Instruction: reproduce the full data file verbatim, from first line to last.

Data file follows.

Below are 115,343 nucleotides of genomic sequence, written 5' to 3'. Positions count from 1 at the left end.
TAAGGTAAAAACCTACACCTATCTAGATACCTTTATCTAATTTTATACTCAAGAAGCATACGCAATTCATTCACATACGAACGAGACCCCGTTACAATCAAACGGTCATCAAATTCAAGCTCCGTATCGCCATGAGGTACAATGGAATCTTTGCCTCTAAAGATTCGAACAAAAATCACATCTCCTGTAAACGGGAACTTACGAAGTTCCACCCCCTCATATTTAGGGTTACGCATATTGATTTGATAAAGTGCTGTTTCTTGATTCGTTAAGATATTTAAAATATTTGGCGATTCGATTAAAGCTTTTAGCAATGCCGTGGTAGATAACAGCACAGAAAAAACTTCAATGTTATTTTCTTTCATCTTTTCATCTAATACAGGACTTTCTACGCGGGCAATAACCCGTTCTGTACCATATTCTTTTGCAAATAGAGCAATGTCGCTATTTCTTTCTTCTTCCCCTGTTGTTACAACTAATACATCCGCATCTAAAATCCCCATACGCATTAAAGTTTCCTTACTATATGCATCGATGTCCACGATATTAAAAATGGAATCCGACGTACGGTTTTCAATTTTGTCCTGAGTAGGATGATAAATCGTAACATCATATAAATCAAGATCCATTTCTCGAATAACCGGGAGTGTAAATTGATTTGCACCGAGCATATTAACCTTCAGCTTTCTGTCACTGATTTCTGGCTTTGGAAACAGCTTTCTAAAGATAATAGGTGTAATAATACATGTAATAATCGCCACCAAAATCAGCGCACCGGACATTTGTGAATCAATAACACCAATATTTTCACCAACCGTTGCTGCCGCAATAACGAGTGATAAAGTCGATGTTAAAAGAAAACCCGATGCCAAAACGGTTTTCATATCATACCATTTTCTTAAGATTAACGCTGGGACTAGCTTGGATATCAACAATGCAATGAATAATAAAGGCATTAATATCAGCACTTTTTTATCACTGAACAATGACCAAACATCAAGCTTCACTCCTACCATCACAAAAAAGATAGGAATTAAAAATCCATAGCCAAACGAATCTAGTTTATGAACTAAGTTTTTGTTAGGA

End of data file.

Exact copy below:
Below are 115,343 nucleotides of genomic sequence, written 5' to 3'. Positions count from 1 at the left end.
TAAGGTAAAAACCTACACCTATCTAGATACCTTTATCTAATTTTATACTCAAGAAGCATACGCAATTCATTCACATACGAACGAGACCCCGTTACAATCAAACGGTCATCAAATTCAAGCTCCGTATCGCCATGAGGTACAATGGAATCTTTGCCTCTAAAGATTCGAACAAAAATCACATCTCCTGTAAACGGGAACTTACGAAGTTCCACCCCCTCATATTTAGGGTTACGCATATTGATTTGATAAAGTGCTGTTTCTTGATTCGTTAAGATATTTAAAATATTTGGCGATTCGATTAAAGCTTTTAGCAATGCCGTGGTAGATAACAGCACAGAAAAAACTTCAATGTTATTTTCTTTCATCTTTTCATCTAATACAGGACTTTCTACGCGGGCAATAACCCGTTCTGTACCATATTCTTTTGCAAATAGAGCAATGTCGCTATTTCTTTCTTCTTCCCCTGTTGTTACAACTAATACATCCGCATCTAAAATCCCCATACGCATTAAAGTTTCCTTACTATATGCATCGATGTCCACGATATTAAAAATGGAATCCGACGTACGGTTTTCAATTTTGTCCTGAGTAGGATGATAAATCGTAACATCATATAAATCAAGATCCATTTCTCGAATAACCGGGAGTGTAAATTGATTTGCACCGAGCATATTAACCTTCAGCTTTCTGTCACTGATTTCTGGCTTTGGAAACAGCTTTCTAAAGATAATAGGTGTAATAATACATGTAATAATCGCCACCAAAATCAGCGCACCGGACATTTGTGAATCAATAACACCAATATTTTCACCAACCGTTGCTGCCGCAATAACGAGTGATAAAGTCGATGTTAAAAGAAAACCCGATGCCAAAACGGTTTTCATATCATACCATTTTCTTAAGATTAACGCTGGGACTAGCTTGGATATCAACAATGCAATGAATAATAAAGGCATTAATATCAGCACTTTTTTATCACTGAACAATGACCAAACATCAAGCTTCACTCCTACCATCACAAAAAAGATAGGAATTAAAAATCCATAGCCAAACGAATCTAGTTTATGAACTAAGTTTTTGTTAGGA